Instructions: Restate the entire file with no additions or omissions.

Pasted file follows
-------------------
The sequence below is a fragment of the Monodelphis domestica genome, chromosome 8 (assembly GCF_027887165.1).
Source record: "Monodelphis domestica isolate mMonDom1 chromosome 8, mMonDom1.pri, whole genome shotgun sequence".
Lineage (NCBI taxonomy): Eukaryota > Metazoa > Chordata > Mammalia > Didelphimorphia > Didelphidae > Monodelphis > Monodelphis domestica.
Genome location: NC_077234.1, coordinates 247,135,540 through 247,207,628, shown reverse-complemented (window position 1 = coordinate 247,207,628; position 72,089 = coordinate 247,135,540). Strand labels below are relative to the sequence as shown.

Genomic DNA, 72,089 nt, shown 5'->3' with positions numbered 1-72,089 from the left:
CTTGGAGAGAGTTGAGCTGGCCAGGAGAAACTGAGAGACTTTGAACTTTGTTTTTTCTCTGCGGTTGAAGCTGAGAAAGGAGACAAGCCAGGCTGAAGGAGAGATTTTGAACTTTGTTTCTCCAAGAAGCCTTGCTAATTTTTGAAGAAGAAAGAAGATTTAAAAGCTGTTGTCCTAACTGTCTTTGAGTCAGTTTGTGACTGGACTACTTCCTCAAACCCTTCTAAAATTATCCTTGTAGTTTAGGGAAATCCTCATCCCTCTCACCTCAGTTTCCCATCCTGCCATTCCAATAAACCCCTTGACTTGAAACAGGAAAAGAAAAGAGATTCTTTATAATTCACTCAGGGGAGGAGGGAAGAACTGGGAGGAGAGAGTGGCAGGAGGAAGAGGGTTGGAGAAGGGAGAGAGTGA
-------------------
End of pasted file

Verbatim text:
The sequence below is a fragment of the Monodelphis domestica genome, chromosome 8 (assembly GCF_027887165.1).
Source record: "Monodelphis domestica isolate mMonDom1 chromosome 8, mMonDom1.pri, whole genome shotgun sequence".
Lineage (NCBI taxonomy): Eukaryota > Metazoa > Chordata > Mammalia > Didelphimorphia > Didelphidae > Monodelphis > Monodelphis domestica.
Genome location: NC_077234.1, coordinates 247,135,540 through 247,207,628, shown reverse-complemented (window position 1 = coordinate 247,207,628; position 72,089 = coordinate 247,135,540). Strand labels below are relative to the sequence as shown.

Genomic DNA, 72,089 nt, shown 5'->3' with positions numbered 1-72,089 from the left:
CTTGGAGAGAGTTGAGCTGGCCAGGAGAAACTGAGAGACTTTGAACTTTGTTTTTTCTCTGCGGTTGAAGCTGAGAAAGGAGACAAGCCAGGCTGAAGGAGAGATTTTGAACTTTGTTTCTCCAAGAAGCCTTGCTAATTTTTGAAGAAGAAAGAAGATTTAAAAGCTGTTGTCCTAACTGTCTTTGAGTCAGTTTGTGACTGGACTACTTCCTCAAACCCTTCTAAAATTATCCTTGTAGTTTAGGGAAATCCTCATCCCTCTCACCTCAGTTTCCCATCCTGCCATTCCAATAAACCCCTTGACTTGAAACAGGAAAAGAAAAGAGATTCTTTATAATTCACTCAGGGGAGGAGGGAAGAACTGGGAGGAGAGAGTGGCAGGAGGAAGAGGGTTGGAGAAGGGAGAGAGTGA